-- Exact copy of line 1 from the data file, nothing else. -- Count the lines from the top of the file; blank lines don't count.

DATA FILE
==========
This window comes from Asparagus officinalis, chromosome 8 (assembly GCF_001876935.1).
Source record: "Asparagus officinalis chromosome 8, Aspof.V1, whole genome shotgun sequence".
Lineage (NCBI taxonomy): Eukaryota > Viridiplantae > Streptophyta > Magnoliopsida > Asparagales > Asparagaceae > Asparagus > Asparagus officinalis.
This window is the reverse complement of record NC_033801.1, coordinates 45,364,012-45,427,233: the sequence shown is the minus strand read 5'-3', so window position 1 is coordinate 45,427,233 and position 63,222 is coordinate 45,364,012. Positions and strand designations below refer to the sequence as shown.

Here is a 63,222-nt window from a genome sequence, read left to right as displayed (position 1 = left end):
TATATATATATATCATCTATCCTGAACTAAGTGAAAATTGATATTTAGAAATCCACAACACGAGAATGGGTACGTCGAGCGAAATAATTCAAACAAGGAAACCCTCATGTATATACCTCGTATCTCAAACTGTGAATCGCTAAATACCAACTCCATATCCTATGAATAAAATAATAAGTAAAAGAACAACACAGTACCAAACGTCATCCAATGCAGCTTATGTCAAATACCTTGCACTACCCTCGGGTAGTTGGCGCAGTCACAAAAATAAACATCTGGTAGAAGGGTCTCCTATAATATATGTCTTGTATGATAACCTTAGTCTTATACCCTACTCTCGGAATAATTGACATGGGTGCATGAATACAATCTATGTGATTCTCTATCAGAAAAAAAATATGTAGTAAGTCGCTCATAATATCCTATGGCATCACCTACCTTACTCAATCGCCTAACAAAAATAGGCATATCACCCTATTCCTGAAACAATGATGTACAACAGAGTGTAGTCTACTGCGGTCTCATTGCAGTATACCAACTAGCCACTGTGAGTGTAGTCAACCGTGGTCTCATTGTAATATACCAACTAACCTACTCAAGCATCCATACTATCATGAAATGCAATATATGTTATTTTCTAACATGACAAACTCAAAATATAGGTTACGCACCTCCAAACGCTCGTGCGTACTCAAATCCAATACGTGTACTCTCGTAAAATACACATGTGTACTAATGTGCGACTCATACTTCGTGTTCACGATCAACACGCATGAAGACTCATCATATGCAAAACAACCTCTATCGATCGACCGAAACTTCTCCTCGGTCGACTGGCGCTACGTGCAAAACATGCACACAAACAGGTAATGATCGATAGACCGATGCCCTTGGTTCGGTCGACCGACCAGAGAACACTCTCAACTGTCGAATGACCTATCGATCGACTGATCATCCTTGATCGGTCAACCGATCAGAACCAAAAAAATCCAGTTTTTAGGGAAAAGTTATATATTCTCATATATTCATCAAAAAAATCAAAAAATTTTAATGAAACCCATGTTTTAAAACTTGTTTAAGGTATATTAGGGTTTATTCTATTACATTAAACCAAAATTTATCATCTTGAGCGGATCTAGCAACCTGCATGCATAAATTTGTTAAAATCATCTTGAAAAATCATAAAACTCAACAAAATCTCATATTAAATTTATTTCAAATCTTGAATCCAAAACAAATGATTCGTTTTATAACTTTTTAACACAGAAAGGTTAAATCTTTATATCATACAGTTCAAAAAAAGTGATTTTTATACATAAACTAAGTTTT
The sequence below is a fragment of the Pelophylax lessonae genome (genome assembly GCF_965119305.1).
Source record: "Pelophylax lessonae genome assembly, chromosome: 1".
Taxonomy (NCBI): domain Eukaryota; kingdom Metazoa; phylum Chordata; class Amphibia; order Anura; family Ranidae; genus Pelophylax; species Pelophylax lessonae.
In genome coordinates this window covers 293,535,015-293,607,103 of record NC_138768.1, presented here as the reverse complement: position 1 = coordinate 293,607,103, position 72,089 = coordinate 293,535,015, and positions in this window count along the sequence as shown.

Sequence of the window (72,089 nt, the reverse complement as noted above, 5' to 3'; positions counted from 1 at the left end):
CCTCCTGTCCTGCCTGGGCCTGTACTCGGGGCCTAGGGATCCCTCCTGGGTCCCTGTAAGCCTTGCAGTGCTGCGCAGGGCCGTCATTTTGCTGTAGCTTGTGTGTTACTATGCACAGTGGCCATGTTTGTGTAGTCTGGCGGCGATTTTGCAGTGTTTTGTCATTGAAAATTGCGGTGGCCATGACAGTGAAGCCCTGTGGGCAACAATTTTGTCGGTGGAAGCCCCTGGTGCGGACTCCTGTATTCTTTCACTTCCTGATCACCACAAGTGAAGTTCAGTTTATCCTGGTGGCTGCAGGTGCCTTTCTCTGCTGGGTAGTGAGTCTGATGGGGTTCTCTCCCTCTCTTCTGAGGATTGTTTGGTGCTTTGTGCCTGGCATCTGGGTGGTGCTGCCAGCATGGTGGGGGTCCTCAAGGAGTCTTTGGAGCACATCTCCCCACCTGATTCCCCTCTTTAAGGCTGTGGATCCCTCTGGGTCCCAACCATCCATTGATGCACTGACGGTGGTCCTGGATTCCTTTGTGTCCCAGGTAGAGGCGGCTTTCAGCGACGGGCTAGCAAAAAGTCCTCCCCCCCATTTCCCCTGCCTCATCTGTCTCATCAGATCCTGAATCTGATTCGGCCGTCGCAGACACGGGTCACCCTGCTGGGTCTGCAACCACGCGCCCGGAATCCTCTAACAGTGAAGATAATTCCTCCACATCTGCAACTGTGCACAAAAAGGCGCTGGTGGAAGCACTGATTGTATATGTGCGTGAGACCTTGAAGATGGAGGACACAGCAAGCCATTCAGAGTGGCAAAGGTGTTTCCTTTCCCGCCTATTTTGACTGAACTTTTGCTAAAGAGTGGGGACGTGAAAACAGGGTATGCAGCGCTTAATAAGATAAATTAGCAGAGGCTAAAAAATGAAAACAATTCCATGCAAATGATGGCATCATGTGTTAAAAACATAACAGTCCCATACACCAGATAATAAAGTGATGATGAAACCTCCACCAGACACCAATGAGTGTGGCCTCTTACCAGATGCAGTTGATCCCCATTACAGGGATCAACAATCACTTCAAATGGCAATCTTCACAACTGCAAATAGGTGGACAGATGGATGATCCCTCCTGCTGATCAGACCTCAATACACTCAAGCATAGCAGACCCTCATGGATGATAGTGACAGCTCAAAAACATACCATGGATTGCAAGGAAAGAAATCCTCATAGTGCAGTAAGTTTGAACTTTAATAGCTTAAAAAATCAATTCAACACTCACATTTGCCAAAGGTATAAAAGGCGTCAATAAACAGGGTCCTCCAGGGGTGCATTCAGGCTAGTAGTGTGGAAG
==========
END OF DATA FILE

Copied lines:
This window comes from Asparagus officinalis, chromosome 8 (assembly GCF_001876935.1).